Why do brown spots, patches and patterns on leaves happen?

The most common reason for brown spots, patches or patterns on leaves are pests (insects) or fungal infections.

Houseplant pests feed on the plant’s leaves. In the process, the penetrate the leaf tissue and damage the leaves. When the tissues on the leaves die, they turn brown.

Fungal disease work in a similar manner eating away at the leaves.

If untreated, the brown spots, patterns and patches will get bigger over time.

 

Leaves Turn Completely Brown

Sometimes the entire leaf will turn brown. Usually, when this happens, the leaves turn yellow initially, then transition into a brown color. After a while, they drop and fall off.

This usually happens with the bottom leaves which are not only bigger but also older. However, it can likewise happen to the middle or top leaves as well.

Why do leaves turn completely brown?

Aging and the natural life cycle of leaves is what causes them to turn brown entirely. This happens as the leaves get older.

In this case, it is the plant’s hormones that cause the changes as time passes. As such, this is one instance where improper care is not the reason for brown leaves.

 

Why Do Indoor Plant Leaves Turn Brown (And Their Solutions)

Now that you know the different symptoms of brown leaves, how they appear, where they happen and what they mean, it is time to take a detailed look at the causes for brown leaves in plants.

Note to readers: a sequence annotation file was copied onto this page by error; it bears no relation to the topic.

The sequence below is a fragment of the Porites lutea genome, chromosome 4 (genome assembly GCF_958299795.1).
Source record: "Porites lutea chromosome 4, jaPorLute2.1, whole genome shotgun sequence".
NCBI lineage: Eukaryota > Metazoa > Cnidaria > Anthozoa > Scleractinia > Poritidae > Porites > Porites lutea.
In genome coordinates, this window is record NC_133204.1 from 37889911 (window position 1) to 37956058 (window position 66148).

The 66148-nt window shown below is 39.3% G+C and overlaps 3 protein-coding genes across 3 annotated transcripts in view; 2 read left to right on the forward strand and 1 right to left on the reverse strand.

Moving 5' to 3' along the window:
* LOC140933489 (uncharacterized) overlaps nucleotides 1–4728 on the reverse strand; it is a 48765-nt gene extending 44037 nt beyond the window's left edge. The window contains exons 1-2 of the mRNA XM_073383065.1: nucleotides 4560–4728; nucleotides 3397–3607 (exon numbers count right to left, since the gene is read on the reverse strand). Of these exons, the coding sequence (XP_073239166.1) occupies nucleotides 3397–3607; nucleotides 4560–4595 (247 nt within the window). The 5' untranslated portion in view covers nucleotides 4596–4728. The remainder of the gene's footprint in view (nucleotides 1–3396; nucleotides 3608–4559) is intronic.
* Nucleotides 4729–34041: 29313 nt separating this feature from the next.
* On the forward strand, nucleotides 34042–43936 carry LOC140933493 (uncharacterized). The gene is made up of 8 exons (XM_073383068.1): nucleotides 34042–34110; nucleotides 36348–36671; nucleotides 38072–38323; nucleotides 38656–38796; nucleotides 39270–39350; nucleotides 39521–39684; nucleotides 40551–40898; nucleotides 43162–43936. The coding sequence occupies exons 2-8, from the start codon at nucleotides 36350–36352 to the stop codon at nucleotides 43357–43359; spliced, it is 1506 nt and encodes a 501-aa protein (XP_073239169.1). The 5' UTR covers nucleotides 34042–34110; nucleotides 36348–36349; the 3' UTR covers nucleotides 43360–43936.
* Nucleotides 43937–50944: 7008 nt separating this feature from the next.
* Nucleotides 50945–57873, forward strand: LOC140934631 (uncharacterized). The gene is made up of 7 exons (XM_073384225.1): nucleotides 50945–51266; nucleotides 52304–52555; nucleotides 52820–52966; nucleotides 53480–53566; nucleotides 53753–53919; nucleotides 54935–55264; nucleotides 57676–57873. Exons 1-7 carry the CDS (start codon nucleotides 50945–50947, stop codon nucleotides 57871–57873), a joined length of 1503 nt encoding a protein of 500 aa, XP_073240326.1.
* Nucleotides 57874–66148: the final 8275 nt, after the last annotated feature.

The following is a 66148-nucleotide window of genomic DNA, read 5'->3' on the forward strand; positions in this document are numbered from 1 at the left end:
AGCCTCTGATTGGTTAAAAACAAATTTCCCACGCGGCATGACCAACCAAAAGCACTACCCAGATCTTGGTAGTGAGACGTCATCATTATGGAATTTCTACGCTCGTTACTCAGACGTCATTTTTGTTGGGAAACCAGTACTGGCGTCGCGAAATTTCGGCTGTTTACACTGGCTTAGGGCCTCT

Note that there are quite a few reasons why indoor plant leaves turn brown.

As such, it is important to narrow down the root cause instead of just picking one possible reason before you apply a solution.

From experience, spending extra time to properly identify and diagnose the issue is well worth it since the solution is usually straightforward once you know what the cause is.

 

Acclimation to New Environments

Acclimation refers to the plant moving to a new environment.

Brown leaves due to acclimation usually happens when you bring home a new plant from the nursery or garden center.

That’s because the conditions in the store are different from that in your home.

Additionally, because that’s the store’s business, they optimized the environment there to make it ideal for growing plants.

In contrast, your home is more optimized to make people feel comfortable.

As such, the changes in the amount of light, temperature, humidity and other surrounding factors can cause browning of the leaves.

The other common cause of acclimation issues is repotting or transplanting.

Here, the plant has been living in the same pot for at least a year or longer. And by moving it, you may disrupt its “comfort zone”.

Similarly, if you move the plant to a different location, it will need some time to adjust to its new surroundings.

This is when leaves can turn brown. At times, you may even see leaves fall off.

The good news is brown leaves due to acclimation issues is usually temporary.

Unfortunately, there’s no way to fix it. But you also don’t need to do anything special to treat the plant. As long as you take care of it properly, it will usually recover in a few weeks.